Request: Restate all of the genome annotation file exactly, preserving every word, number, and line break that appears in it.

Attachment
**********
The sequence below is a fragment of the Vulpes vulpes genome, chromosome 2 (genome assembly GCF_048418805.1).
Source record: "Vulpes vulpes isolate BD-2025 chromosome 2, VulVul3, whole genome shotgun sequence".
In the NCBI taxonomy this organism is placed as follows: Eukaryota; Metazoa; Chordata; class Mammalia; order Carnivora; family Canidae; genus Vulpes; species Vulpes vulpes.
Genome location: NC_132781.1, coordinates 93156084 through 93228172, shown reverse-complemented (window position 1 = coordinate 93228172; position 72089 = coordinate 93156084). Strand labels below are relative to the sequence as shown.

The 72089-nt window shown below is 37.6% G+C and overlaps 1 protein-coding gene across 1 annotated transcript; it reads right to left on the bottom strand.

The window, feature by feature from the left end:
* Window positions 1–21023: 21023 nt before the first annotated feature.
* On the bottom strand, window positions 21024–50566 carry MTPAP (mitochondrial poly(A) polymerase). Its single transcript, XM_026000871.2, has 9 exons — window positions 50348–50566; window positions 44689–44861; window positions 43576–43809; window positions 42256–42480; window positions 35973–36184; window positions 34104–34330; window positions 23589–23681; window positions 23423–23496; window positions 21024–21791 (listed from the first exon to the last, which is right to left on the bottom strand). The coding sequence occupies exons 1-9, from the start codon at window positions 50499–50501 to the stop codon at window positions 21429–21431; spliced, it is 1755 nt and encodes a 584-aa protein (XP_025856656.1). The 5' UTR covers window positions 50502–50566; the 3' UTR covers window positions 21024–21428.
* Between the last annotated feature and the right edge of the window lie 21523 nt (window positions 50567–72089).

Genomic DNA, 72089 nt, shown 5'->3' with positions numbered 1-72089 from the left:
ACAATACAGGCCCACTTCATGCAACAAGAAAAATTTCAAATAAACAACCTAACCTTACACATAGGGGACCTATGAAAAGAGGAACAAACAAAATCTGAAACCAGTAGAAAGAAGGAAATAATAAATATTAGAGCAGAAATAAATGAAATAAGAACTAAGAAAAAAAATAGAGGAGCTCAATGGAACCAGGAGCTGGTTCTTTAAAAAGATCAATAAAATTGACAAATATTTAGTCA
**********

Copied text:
The sequence below is a fragment of the Vulpes vulpes genome, chromosome 2 (genome assembly GCF_048418805.1).
Source record: "Vulpes vulpes isolate BD-2025 chromosome 2, VulVul3, whole genome shotgun sequence".
In the NCBI taxonomy this organism is placed as follows: Eukaryota; Metazoa; Chordata; class Mammalia; order Carnivora; family Canidae; genus Vulpes; species Vulpes vulpes.
Genome location: NC_132781.1, coordinates 93156084 through 93228172, shown reverse-complemented (window position 1 = coordinate 93228172; position 72089 = coordinate 93156084). Strand labels below are relative to the sequence as shown.

The 72089-nt window shown below is 37.6% G+C and overlaps 1 protein-coding gene across 1 annotated transcript; it reads right to left on the bottom strand.

The window, feature by feature from the left end:
* Window positions 1–21023: 21023 nt before the first annotated feature.
* On the bottom strand, window positions 21024–50566 carry MTPAP (mitochondrial poly(A) polymerase). Its single transcript, XM_026000871.2, has 9 exons — window positions 50348–50566; window positions 44689–44861; window positions 43576–43809; window positions 42256–42480; window positions 35973–36184; window positions 34104–34330; window positions 23589–23681; window positions 23423–23496; window positions 21024–21791 (listed from the first exon to the last, which is right to left on the bottom strand). The coding sequence occupies exons 1-9, from the start codon at window positions 50499–50501 to the stop codon at window positions 21429–21431; spliced, it is 1755 nt and encodes a 584-aa protein (XP_025856656.1). The 5' UTR covers window positions 50502–50566; the 3' UTR covers window positions 21024–21428.
* Between the last annotated feature and the right edge of the window lie 21523 nt (window positions 50567–72089).

Genomic DNA, 72089 nt, shown 5'->3' with positions numbered 1-72089 from the left:
ACAATACAGGCCCACTTCATGCAACAAGAAAAATTTCAAATAAACAACCTAACCTTACACATAGGGGACCTATGAAAAGAGGAACAAACAAAATCTGAAACCAGTAGAAAGAAGGAAATAATAAATATTAGAGCAGAAATAAATGAAATAAGAACTAAGAAAAAAAATAGAGGAGCTCAATGGAACCAGGAGCTGGTTCTTTAAAAAGATCAATAAAATTGACAAATATTTAGTCA